Day 6 – First Full Day on the Sailboat (without pictures)

Last night we crashed around 9:30, crawling into our cabin with nary an inch to spare. We had the option to sleep on the deck, under the stars. We considered this but decided to sleep in the cabin… a bad option in the end. The cabin was comfortable for the first couple of hours, then became stifling hot. Cross ventilation was not an option, not to mention a thin mattress.

We thought that the boat would be under sail as we traveled around the islands near Fethiye. However, Few, if any, boats used their sails. perhaps this is because it is a lot of work to raise them, then lower them multiple times each day. Another reason is that you have to maneuver around hundreds of other boats.
Our new friends on the boat, Buthra (Turkish) and Manolos (Greek) have been married for three months, having met in Hamburg, Germany while in university. He is a computer programmer and she is getting her Ph.D. in Material Science. I had to ask what that is and found out that it is studying the structure of materials, such as ceramics. She knows minimal Greek and he knows minimal Turkish. He knows German and Spanish, while she knows minimal German. Fortunately for us, they both speak English and that is their main language of communication. Everyone else on the boat speaks a smattering of English.  fortunately, Buthra can translate when the other passengers wanted to know us and vice-versa.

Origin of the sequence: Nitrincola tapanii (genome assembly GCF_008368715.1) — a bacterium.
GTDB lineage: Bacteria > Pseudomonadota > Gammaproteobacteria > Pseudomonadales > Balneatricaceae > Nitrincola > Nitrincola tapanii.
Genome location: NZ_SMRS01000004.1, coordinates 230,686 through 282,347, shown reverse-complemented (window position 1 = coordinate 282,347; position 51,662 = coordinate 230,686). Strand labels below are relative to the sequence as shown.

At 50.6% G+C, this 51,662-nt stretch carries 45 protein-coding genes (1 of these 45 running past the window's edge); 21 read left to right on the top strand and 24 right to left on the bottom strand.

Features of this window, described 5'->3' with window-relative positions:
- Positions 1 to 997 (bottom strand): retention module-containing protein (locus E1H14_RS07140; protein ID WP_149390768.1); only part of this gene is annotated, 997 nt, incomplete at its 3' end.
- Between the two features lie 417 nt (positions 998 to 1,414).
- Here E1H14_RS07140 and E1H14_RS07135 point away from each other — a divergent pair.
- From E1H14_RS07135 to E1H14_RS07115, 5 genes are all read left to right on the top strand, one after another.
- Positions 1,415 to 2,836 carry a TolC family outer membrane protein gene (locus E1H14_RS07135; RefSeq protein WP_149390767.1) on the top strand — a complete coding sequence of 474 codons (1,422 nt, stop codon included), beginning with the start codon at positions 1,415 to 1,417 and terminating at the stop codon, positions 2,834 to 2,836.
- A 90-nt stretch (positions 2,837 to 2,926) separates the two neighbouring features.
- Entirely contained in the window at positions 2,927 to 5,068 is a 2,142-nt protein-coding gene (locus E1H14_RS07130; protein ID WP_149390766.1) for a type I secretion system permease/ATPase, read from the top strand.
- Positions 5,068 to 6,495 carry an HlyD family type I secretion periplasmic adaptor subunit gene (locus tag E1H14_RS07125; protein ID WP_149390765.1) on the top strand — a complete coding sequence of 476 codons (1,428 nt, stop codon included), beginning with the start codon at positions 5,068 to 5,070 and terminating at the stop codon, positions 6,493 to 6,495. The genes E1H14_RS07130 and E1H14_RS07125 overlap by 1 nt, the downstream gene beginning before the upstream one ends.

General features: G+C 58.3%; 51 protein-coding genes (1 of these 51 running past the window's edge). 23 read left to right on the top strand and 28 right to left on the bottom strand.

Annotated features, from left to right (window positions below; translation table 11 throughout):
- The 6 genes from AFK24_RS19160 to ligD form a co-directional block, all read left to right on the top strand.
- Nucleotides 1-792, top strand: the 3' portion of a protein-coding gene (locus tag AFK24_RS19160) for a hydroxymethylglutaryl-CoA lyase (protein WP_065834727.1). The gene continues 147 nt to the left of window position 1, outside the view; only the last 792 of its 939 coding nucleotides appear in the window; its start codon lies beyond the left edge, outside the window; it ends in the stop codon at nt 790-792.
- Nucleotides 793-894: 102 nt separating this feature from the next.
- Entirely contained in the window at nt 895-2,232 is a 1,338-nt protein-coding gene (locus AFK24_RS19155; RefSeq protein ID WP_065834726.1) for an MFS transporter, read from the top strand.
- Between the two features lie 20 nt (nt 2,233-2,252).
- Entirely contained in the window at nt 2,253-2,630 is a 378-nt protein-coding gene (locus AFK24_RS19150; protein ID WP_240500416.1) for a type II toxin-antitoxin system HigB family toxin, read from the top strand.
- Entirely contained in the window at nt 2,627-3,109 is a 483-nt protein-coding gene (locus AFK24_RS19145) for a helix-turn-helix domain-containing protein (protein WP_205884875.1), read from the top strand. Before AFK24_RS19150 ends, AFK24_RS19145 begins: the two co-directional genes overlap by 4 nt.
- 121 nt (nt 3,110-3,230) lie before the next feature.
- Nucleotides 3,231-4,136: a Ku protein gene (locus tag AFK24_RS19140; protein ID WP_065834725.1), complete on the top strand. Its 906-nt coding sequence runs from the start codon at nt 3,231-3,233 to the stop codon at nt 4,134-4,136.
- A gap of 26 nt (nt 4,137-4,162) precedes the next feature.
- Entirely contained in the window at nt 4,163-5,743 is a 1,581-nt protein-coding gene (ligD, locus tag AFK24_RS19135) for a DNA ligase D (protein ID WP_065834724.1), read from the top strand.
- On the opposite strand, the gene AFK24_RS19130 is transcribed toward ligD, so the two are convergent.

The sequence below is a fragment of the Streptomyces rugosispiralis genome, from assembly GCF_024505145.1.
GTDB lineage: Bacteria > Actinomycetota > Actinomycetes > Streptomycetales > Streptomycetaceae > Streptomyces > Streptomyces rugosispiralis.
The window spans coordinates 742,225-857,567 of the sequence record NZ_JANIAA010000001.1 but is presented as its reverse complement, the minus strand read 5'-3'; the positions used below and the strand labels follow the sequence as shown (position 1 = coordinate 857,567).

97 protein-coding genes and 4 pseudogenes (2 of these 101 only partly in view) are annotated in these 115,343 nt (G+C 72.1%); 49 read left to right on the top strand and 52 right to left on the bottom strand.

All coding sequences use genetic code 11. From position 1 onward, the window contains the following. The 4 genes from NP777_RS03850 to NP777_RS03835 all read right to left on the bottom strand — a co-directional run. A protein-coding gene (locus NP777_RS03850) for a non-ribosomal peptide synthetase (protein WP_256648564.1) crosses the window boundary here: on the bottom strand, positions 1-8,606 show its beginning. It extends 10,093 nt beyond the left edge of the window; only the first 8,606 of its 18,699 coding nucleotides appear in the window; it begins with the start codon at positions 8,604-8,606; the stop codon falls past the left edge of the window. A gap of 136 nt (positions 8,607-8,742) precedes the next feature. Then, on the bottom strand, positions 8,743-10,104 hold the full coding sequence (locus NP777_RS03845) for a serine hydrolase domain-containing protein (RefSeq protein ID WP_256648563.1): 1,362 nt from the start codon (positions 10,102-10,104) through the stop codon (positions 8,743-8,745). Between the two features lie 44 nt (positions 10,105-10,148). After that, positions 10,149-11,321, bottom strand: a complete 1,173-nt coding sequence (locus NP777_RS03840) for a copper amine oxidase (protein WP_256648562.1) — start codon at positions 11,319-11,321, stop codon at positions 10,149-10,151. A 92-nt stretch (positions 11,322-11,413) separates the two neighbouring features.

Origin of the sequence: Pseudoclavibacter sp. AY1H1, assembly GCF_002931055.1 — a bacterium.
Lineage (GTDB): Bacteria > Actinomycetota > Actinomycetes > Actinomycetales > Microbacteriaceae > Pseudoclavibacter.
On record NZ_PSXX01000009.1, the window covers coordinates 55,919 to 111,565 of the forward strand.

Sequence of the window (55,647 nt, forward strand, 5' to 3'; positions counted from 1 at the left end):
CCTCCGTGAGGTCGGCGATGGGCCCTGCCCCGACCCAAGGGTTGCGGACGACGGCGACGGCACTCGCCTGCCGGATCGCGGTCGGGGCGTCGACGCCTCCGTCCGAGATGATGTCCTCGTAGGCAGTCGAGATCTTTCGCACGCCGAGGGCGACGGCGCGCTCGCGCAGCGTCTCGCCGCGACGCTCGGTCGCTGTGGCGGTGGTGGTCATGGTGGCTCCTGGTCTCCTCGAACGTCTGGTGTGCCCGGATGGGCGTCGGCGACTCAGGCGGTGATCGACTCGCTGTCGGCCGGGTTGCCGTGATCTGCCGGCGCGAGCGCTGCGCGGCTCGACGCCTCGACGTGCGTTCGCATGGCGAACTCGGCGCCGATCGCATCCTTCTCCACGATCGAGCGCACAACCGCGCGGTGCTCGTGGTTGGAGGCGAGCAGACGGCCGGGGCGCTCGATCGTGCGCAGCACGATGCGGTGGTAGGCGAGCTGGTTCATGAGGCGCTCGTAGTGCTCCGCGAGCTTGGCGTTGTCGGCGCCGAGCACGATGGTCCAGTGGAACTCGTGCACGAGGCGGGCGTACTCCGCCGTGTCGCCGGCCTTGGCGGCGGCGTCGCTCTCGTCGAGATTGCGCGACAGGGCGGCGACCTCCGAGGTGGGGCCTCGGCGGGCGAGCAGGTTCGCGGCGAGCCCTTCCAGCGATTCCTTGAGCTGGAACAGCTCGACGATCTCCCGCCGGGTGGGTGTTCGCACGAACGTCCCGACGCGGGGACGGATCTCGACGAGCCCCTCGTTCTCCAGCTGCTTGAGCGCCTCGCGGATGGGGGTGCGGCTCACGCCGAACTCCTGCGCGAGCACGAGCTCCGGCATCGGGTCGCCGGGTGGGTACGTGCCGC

Around 10:00, after a beautiful breakfast, we motored to an island cove with crystal clear water where you can see 30’ down to the bottom. There are no fish but serene water to enjoy. We floated and swam and then relaxed on the deck, reading, snoozing, and writing. I am unable to add considerable pictures or even publish my daily entries until we return to our next hotel with internet service.
I was able to share the phone service of one of the guests, so I can check emails once in a while. We move from cove to cove for swimming. The original route has changed based on the number of other boats in the coves we visit. If it is too crowded, we move on.  Almost all the boats have solar panels, which was a surprise. The boat also uses a generator, which is only on during the day, making it a scramble to charge our devices.
The captain, a pleasant young man, and his two-man crew, man the various duties on the boat, in addition to cooking the meals. We have tea and cookies or muffins at 4:00 PM on the deck and other meals at the back of the boat at a long table for the eight of us. We enjoy traditional dishes of salad or cut cucumbers and tomatoes at most meals, yogurt at some other meals, always bread, vegetables (some in a tomato sauce, which is yummy, and some slathered with mayonnaise, which was weird but actually tasted good), meat or fish at dinner and sometimes salami at breakfast. I took pictures of some of the meals and will publish them as soon as I can.
More information on the other passengers next time…

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